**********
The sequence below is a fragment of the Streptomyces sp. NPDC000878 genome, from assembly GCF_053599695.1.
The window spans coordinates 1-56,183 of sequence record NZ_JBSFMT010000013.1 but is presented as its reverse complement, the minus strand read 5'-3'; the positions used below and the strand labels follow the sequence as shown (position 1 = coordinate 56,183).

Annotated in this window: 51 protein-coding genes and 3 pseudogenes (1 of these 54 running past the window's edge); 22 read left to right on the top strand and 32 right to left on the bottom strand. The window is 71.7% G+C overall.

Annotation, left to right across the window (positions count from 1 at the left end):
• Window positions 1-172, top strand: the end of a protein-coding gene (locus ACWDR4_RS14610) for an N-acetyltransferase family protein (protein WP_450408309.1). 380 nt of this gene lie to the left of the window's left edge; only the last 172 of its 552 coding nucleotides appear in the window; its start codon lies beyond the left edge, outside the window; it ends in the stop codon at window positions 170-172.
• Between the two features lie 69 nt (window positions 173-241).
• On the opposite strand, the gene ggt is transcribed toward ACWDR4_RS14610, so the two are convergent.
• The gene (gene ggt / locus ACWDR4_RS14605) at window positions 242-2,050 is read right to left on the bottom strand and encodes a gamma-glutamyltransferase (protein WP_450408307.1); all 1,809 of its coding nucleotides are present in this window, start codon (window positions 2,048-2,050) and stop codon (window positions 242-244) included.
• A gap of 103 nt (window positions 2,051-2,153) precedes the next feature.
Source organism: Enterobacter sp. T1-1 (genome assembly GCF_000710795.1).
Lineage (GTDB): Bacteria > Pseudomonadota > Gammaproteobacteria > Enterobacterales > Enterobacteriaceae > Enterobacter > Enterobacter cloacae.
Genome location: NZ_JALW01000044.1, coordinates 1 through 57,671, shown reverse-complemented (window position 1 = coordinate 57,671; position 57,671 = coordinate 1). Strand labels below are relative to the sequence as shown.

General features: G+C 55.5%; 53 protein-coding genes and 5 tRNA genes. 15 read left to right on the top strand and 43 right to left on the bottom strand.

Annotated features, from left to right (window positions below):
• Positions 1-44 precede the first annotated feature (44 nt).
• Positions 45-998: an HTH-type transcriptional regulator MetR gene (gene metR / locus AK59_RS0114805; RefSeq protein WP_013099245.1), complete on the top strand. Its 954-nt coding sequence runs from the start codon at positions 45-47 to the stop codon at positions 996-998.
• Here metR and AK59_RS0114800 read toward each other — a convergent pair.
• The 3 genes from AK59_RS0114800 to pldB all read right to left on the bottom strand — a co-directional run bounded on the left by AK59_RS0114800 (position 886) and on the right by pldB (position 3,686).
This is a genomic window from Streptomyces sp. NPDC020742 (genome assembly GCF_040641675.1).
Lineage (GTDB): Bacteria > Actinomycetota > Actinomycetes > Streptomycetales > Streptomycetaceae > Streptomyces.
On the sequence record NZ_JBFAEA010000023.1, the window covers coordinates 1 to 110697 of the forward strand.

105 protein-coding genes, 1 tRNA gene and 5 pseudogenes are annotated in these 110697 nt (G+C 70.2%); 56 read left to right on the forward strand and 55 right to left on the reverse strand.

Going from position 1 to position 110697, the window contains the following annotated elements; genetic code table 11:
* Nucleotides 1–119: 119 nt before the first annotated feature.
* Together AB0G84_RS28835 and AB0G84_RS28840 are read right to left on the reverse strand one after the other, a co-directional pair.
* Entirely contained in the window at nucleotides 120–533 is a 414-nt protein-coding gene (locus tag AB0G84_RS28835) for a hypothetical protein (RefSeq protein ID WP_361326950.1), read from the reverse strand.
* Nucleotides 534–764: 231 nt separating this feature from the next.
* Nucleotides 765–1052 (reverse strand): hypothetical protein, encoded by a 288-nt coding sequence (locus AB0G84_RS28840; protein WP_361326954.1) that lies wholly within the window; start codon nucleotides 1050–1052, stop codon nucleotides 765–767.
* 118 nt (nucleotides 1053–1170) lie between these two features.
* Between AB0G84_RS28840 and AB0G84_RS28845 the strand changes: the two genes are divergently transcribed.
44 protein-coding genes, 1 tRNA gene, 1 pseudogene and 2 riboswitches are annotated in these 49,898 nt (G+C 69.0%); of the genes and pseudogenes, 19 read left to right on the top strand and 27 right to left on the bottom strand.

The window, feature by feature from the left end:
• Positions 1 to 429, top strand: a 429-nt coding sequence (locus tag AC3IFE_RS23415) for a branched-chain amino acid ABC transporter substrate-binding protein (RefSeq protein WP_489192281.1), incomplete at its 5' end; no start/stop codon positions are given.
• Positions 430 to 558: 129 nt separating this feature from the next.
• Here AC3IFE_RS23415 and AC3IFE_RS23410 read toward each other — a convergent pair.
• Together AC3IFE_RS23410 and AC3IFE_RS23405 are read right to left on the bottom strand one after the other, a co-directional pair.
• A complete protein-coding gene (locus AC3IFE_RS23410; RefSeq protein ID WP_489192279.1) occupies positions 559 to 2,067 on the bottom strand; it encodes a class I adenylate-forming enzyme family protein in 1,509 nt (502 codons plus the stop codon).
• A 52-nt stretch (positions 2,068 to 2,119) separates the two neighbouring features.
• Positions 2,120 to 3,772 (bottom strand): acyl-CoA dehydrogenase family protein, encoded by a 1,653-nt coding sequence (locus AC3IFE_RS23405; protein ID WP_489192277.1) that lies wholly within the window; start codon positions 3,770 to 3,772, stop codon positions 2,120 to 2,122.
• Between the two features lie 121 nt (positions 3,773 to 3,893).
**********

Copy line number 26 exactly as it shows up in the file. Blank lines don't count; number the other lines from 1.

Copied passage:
* Entirely contained in the window at nucleotides 120–533 is a 414-nt protein-coding gene (locus tag AB0G84_RS28835) for a hypothetical protein (RefSeq protein ID WP_361326950.1), read from the reverse strand.